Teen-agers—even to adults not so far removed from adolescence themselves—are inscrutable. Why the obsession with popularity? Why the inability to plan for the future? Why the big, baggy pants? Each generation of teens is an enigma, and even dedicated hours of MTV-watching won’t begin to unravel the mystery.

In My Room: Teenagers in Their Bedrooms doesn’t demystify the youth of today, but it offers a glimpse into the lives of 61, um, young adults. The concept is simple: Syracuse University prof Adrienne Salinger met teens “in malls, restaurants, at the gym,” and asked if she could photograph them in their bedrooms. Conditions: no tidying up, “no parents allowed.” Those who agreed posed for the pics and submitted to personal interviews with Salinger. The results—a single color photo of each participant, paired with quotations from the interview—were displayed in galleries around the country, including the National Museum of American Art.

The results are engaging, though the capsule biographies are brief. The voyeuristic glee of getting one’s beady little eyes on the rooms of total strangers is twofold: First, readers will rifle through the pages in search of the equivalent of their own teen-age abodes (mine is in there: a pad festooned with rock posters, cassettes, and guitars by metalhead Jeff D.). Second, a closer look at the bedrooms’ decor and the kids’ personal statements brings out the armchair psychoanalyst in everyone. Anne I. sits beneath two near-identical posters of Jim Morrison, and next to a fuzzy white teddy bear. “I do as much drinking and drugs as anyone does,” she says. Fred H., looking not the slightest bit sheepish, sits surrounded by dozens of pictures of models and of Michael Jordan, all clipped from magazines. And David N. explains how he assisted his physician father with an amputation in Jamaica. He sits beneath a “Superman” poster, and Room‘s suitably American Graffiti-esque “Where They Are Now” afterword notes that he went on to attend Harvard.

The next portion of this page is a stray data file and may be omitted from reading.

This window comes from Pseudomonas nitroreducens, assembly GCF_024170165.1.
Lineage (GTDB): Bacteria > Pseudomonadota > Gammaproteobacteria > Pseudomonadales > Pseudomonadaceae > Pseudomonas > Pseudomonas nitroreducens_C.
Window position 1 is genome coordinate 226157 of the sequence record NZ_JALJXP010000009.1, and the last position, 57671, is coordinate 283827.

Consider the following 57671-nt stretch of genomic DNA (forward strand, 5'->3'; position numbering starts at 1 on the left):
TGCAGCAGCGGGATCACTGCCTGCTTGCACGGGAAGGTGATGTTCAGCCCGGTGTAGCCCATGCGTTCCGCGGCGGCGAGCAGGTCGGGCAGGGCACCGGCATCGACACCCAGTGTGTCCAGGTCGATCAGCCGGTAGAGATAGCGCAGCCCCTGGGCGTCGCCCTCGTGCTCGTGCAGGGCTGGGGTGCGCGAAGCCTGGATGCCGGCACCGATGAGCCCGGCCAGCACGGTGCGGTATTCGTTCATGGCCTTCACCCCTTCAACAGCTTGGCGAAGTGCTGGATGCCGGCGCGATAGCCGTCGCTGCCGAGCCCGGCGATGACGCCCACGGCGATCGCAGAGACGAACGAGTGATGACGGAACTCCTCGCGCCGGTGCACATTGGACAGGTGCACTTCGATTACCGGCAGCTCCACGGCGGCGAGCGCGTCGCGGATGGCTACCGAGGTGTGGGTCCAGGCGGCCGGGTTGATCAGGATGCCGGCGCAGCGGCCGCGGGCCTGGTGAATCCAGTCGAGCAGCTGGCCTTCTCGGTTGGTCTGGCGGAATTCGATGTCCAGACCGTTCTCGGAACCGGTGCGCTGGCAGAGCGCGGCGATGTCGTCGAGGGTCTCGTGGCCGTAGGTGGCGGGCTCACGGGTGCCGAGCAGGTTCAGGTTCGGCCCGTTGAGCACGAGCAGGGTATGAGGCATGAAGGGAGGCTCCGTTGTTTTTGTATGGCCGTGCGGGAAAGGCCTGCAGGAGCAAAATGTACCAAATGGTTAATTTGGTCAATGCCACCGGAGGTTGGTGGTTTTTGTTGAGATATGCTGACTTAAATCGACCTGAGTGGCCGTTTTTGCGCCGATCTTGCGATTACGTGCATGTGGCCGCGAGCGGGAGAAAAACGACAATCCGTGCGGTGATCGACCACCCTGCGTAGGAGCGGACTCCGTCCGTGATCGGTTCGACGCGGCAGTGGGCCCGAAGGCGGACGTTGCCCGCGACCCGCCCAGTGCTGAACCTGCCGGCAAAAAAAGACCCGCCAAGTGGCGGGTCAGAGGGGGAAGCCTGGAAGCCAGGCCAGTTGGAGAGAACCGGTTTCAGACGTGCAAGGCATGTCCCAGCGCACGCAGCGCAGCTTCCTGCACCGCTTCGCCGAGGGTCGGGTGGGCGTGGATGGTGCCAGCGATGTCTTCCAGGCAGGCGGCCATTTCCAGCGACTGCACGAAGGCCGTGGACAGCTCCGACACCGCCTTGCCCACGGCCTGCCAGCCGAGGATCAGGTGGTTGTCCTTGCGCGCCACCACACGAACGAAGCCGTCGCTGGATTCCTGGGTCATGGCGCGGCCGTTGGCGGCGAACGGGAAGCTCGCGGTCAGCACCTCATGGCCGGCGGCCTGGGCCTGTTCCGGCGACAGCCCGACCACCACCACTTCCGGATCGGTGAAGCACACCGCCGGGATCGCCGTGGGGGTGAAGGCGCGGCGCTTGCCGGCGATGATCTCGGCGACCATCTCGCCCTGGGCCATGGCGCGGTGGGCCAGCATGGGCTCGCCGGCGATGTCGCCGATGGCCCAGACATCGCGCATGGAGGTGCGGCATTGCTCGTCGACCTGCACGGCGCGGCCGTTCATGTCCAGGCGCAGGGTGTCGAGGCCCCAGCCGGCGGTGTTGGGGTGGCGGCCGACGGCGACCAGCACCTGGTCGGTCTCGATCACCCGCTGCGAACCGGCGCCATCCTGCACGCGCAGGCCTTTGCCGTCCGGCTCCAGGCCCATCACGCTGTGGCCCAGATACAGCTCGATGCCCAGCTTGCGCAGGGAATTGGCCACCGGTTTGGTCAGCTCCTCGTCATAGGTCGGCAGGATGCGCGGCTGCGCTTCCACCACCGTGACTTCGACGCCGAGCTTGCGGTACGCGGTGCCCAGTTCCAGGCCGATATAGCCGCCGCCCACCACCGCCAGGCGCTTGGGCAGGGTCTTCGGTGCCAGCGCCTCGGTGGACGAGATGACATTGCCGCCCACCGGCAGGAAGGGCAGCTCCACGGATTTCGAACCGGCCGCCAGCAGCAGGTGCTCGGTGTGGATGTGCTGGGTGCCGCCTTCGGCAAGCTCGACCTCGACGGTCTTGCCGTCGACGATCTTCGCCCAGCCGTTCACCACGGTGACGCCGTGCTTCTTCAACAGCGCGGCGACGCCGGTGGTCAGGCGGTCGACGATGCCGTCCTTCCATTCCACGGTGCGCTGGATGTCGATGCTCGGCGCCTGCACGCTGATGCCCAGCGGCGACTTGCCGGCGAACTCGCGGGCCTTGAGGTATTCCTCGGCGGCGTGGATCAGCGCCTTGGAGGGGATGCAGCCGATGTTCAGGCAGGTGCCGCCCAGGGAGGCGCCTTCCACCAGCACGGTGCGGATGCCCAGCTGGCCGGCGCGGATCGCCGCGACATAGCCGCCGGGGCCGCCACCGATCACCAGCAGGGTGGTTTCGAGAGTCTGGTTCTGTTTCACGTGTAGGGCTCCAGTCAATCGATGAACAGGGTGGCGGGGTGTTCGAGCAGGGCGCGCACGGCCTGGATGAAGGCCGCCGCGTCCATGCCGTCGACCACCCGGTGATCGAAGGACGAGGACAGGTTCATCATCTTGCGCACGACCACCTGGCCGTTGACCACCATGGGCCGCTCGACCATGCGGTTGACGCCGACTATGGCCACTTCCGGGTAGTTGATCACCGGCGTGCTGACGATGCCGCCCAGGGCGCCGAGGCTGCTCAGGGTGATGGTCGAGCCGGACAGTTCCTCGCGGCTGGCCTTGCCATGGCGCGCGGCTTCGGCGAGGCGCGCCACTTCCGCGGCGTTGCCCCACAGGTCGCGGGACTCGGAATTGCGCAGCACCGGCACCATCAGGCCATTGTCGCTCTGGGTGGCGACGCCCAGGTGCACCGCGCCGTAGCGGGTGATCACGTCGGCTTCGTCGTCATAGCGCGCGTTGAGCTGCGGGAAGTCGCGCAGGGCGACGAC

To her credit, Salinger resists the (doubtless enormous) temptation to make Room a cavalcade of teen-age freaks, and cautiously admits that some subjects may have exaggerated (“The anecdotes that the teenagers tell me may be at odds with what really occured in their lives”). There are a few extreme cases—“[My father] hit me with a hatchet once,” notes the conspicuously nipple- and nose-pierced Auto C.—but a sizable number of Room‘s subjects are, well, ordinary. Joe H. loves to play guitar, Latrelle B. wants to become a pharmacist, Alex V. complains about her social- worker parents. Peering into the lives of the average kids, though, is almost as satisfying as spying on the disturbed ones. Besides, it’s presumptuous to guess at what constitutes “normal” in a group so distant from their peers of 10 years ago.

And, of course, readers aren’t given enough details to draw real conclusions. Salinger says she spent about two hours interviewing each person, but her book’s constrained format makes even its most pitiable subjects seem glib. Furthermore, Room‘s flashy typography stresses certain quotes: When Brad S. says, “We just live and we die,” he does it in a point size twice as large as the rest of his comments. These qualities define Room more as a coffee-table art text than a work of journalism. Ultimately, it’s less monumental than Salinger might have hoped.